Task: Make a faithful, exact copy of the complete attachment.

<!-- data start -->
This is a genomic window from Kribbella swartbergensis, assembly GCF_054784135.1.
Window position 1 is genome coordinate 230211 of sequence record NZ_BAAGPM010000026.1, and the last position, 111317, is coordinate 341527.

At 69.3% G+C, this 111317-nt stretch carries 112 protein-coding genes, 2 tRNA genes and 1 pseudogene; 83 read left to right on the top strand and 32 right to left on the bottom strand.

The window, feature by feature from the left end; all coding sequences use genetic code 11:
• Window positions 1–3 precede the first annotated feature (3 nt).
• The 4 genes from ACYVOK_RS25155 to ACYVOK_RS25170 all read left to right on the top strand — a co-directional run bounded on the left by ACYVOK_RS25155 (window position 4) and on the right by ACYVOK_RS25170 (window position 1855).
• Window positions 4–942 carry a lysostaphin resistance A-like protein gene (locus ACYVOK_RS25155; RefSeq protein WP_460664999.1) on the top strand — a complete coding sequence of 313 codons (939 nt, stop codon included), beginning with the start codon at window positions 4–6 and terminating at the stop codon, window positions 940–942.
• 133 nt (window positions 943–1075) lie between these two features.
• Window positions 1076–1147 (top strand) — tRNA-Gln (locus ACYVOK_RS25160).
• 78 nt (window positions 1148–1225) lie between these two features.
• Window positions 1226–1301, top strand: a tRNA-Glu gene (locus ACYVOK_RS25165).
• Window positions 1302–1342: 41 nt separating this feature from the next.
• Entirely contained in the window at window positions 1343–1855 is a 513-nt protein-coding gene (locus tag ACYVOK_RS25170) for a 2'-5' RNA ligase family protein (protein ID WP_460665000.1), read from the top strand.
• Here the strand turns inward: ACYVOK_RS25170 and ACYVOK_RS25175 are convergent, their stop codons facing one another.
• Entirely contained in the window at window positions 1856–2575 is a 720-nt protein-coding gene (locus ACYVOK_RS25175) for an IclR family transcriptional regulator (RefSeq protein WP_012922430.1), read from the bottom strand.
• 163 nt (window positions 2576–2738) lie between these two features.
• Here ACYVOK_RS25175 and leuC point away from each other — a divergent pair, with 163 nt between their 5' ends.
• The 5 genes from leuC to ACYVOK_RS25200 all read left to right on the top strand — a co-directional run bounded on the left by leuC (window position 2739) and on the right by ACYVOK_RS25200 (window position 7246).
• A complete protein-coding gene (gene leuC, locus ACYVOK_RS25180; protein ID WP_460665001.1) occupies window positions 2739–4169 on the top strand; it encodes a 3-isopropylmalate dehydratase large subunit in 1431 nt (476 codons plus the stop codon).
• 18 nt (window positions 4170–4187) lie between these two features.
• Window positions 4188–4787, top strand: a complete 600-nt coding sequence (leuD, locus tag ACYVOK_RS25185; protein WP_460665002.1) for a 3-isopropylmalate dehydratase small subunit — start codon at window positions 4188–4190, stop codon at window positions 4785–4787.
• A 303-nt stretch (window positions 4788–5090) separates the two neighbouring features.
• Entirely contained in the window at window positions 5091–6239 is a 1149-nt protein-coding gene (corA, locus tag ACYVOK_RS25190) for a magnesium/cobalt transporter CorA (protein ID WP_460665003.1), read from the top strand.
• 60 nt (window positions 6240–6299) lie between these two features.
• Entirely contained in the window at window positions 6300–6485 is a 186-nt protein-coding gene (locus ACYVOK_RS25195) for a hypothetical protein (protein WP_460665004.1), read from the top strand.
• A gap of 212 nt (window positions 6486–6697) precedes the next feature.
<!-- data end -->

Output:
This is a genomic window from Kribbella swartbergensis, assembly GCF_054784135.1.
Window position 1 is genome coordinate 230211 of sequence record NZ_BAAGPM010000026.1, and the last position, 111317, is coordinate 341527.

At 69.3% G+C, this 111317-nt stretch carries 112 protein-coding genes, 2 tRNA genes and 1 pseudogene; 83 read left to right on the top strand and 32 right to left on the bottom strand.

The window, feature by feature from the left end; all coding sequences use genetic code 11:
• Window positions 1–3 precede the first annotated feature (3 nt).
• The 4 genes from ACYVOK_RS25155 to ACYVOK_RS25170 all read left to right on the top strand — a co-directional run bounded on the left by ACYVOK_RS25155 (window position 4) and on the right by ACYVOK_RS25170 (window position 1855).
• Window positions 4–942 carry a lysostaphin resistance A-like protein gene (locus ACYVOK_RS25155; RefSeq protein WP_460664999.1) on the top strand — a complete coding sequence of 313 codons (939 nt, stop codon included), beginning with the start codon at window positions 4–6 and terminating at the stop codon, window positions 940–942.
• 133 nt (window positions 943–1075) lie between these two features.
• Window positions 1076–1147 (top strand) — tRNA-Gln (locus ACYVOK_RS25160).
• 78 nt (window positions 1148–1225) lie between these two features.
• Window positions 1226–1301, top strand: a tRNA-Glu gene (locus ACYVOK_RS25165).
• Window positions 1302–1342: 41 nt separating this feature from the next.
• Entirely contained in the window at window positions 1343–1855 is a 513-nt protein-coding gene (locus tag ACYVOK_RS25170) for a 2'-5' RNA ligase family protein (protein ID WP_460665000.1), read from the top strand.
• Here the strand turns inward: ACYVOK_RS25170 and ACYVOK_RS25175 are convergent, their stop codons facing one another.
• Entirely contained in the window at window positions 1856–2575 is a 720-nt protein-coding gene (locus ACYVOK_RS25175) for an IclR family transcriptional regulator (RefSeq protein WP_012922430.1), read from the bottom strand.
• 163 nt (window positions 2576–2738) lie between these two features.
• Here ACYVOK_RS25175 and leuC point away from each other — a divergent pair, with 163 nt between their 5' ends.
• The 5 genes from leuC to ACYVOK_RS25200 all read left to right on the top strand — a co-directional run bounded on the left by leuC (window position 2739) and on the right by ACYVOK_RS25200 (window position 7246).
• A complete protein-coding gene (gene leuC, locus ACYVOK_RS25180; protein ID WP_460665001.1) occupies window positions 2739–4169 on the top strand; it encodes a 3-isopropylmalate dehydratase large subunit in 1431 nt (476 codons plus the stop codon).
• 18 nt (window positions 4170–4187) lie between these two features.
• Window positions 4188–4787, top strand: a complete 600-nt coding sequence (leuD, locus tag ACYVOK_RS25185; protein WP_460665002.1) for a 3-isopropylmalate dehydratase small subunit — start codon at window positions 4188–4190, stop codon at window positions 4785–4787.
• A 303-nt stretch (window positions 4788–5090) separates the two neighbouring features.
• Entirely contained in the window at window positions 5091–6239 is a 1149-nt protein-coding gene (corA, locus tag ACYVOK_RS25190) for a magnesium/cobalt transporter CorA (protein ID WP_460665003.1), read from the top strand.
• 60 nt (window positions 6240–6299) lie between these two features.
• Entirely contained in the window at window positions 6300–6485 is a 186-nt protein-coding gene (locus ACYVOK_RS25195) for a hypothetical protein (protein WP_460665004.1), read from the top strand.
• A gap of 212 nt (window positions 6486–6697) precedes the next feature.